Drain the Swamp

Drain the Swamp! It’s the refrain of a U.S. President who prefers time on the barren grass of golf courses to life’s abundance in natural wetland. Calling somewhere a swamp is never a compliment, and it’s not a pretty phrase as a  metaphor. It brings to mind a miasma, a malarious bog, a wasteland. That’s how George, the first president, regarded the Great Dismal Swamp when he surveyed it in the 1760s, and William Byrd II before him described it as a “miserable morass.” George was a land speculator who hoped that draining the swamp would create arable land to sell at a handsome profit as prime farmland in the growing colonies. He wasted his investment.

Lake Drummond

I was thinking about the Dismal as I prepared to return this week for a kayaking trip to the vast area straddling the Virginia-North Carolina border. It’s a swamp, not a marsh, because, while both are wetlands, the first is forested while marshes are vegetated with reeds, sedges or saltmarsh grasses. Both are very productive biologically, and plants put down roots into moist, deep humus to provide habitat for countless wildlife species. In George’s day, the Dismal Swamp provided food and shelter for over two hundred species of resident birds or migrants on the Atlantic flyway, and there were plenty of snakes, alligators, panthers, otters, and bears. Many of those species still thrive there today in a reduced but still vast area of over 100,000 acres centered around Lake Drummond in what is now protected as a National Wildlife Refuge. Birders and naturalists are swamp-huggers.

This is neither the first nor the last time this blogger will be a contrarian. I love swamps, not just for the animals and plants they harbor, but for their hydrology, resistance to erosion, and pure freshwater. I admit they are forbidding places in the summer when clouds of insects circle you hungrily for a bite, ticks crawl over your socks for a longer meal, and water moccasins with lily mouths slither around your waders in tea-colored water. But as tormentors’ tormentors they have been friends and allies to people who lived in the swamp.

After the Dismal was occupied by Native Americans, refugee slaves moved in after escaping from plantations. They were called maroons, from the Spanish and French word marron meaning chestnut (brown), and lived on higher patches of land called hummocks deep in the swamp where they hid from bounty hunters who dreaded leaving the main tracks. After Uncle Tom’s Cabin, Harriet Beecher Stowe wrote a story about the former slave Dred in the Dismal Swamp who preached revolution and ventured outside to rescue enslaved African-Americans. Life as free men and women was a happier existence in the bog than what they were used to.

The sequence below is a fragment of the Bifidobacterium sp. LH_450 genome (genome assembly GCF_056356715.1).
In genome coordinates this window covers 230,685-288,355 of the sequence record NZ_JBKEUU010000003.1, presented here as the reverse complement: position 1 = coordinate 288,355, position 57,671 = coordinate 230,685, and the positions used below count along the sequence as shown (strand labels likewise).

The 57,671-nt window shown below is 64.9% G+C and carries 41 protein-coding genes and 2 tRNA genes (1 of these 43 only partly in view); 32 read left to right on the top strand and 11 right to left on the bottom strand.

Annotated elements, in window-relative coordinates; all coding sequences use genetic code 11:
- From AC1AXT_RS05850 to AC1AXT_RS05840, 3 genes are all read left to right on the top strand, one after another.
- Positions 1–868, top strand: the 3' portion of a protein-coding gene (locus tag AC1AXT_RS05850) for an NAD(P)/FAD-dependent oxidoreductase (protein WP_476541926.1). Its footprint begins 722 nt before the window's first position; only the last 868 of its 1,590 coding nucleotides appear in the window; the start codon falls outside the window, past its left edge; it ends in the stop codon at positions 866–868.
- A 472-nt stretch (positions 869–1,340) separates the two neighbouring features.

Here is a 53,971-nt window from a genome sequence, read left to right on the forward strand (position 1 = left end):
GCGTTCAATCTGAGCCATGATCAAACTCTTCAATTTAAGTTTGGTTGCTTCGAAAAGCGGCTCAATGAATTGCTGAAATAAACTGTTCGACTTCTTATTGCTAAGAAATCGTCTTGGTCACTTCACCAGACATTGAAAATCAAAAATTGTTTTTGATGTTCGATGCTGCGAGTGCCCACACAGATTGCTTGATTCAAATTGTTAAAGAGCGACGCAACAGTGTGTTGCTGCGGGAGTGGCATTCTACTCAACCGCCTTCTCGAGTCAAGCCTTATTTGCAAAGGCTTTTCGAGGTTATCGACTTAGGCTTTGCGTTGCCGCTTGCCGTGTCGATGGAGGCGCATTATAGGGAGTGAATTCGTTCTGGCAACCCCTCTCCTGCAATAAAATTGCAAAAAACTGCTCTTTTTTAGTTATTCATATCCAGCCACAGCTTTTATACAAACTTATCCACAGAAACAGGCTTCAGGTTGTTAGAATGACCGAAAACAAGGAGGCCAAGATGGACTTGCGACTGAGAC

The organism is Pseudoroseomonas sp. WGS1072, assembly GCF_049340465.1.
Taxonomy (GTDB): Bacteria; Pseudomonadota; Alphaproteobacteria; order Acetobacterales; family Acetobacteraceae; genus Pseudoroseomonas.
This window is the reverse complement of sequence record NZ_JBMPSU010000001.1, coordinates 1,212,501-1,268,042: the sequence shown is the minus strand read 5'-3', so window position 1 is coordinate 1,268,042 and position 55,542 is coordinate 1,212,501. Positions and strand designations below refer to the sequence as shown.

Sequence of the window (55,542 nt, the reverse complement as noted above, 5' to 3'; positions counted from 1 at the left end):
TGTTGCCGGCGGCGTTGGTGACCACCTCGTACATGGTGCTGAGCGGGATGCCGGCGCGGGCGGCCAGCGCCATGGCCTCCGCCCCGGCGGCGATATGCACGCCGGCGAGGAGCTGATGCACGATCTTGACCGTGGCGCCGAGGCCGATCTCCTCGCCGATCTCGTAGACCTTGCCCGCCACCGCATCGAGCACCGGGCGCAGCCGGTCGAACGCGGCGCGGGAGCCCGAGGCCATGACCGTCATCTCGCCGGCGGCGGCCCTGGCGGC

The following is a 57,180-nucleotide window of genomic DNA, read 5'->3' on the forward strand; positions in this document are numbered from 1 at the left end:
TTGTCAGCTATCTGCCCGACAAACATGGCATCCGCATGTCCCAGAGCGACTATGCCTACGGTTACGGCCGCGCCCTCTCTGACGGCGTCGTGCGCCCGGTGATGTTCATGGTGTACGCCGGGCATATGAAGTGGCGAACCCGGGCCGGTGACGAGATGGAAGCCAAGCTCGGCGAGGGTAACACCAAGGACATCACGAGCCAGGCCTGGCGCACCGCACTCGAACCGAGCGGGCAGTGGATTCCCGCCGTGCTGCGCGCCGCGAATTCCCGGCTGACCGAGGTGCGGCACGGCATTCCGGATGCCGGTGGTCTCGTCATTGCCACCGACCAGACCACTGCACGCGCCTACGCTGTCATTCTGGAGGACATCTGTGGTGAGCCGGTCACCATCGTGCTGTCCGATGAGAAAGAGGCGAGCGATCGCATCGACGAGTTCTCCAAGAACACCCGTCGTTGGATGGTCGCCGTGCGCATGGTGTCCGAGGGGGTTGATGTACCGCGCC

Anyone who visits the Dismal goes knowingly with a definite purpose in mind. A young white man headed there in 1894 because of its dreary reputation and intent on never returning. Instead, he found a salvation and came out alive.

That was Robert Frost down on his luck and still unpublished. According to the latest biography by William & Mary Professor Henry Hart, he had presented a few days earlier a leather-bound collection of his poems to his sweetheart, Elinor White, but she shut the book and the door on him (there was a happy ending because they later married). Frost, like Tennyson, had a family history of mental illness and when he was jilted fell into a deep melancholy and left Boston in the dead of winter. He took a steamer from New York to Norfolk from where he plodded through the country for ten miles to the swamp only clad in light clothes and not even carrying a knapsack. He was rescued from throwing his life away by a chance meeting with a group of jolly boatmen carrying a jug of grog. It made all the difference. He hints at this dark episode in his life in Kitty Hawk, a long poem composed at the end of life.

Washington DC was never a swamp like the Dismal, and only had a tidal river coursing nearby. Trump’s metaphor doesn’t ring true, although we understand his meaning. His slogan to drain the swamp is also likely to ring hollow because there is more to love and cherish in those rich habitats that to loathe and cull. Like George, he will probably find swamps have allies and advocates, and are more resilient than he imagined.

Next Post: Tap water

About Roger Gosden

British-born scientist specializing in human and animal reproduction & embryology. Academic career spanned from Cambridge and Edinburgh to McGill and Cornell's Weill Medical College in Manhattan where he was Professor & Research Director. Married to Lucinda Veeck Gosden, embryologist for the first successful IVF team in America, he retired early to Williamsburg, Virginia, to write and to recover from 'nature deficit disorder'
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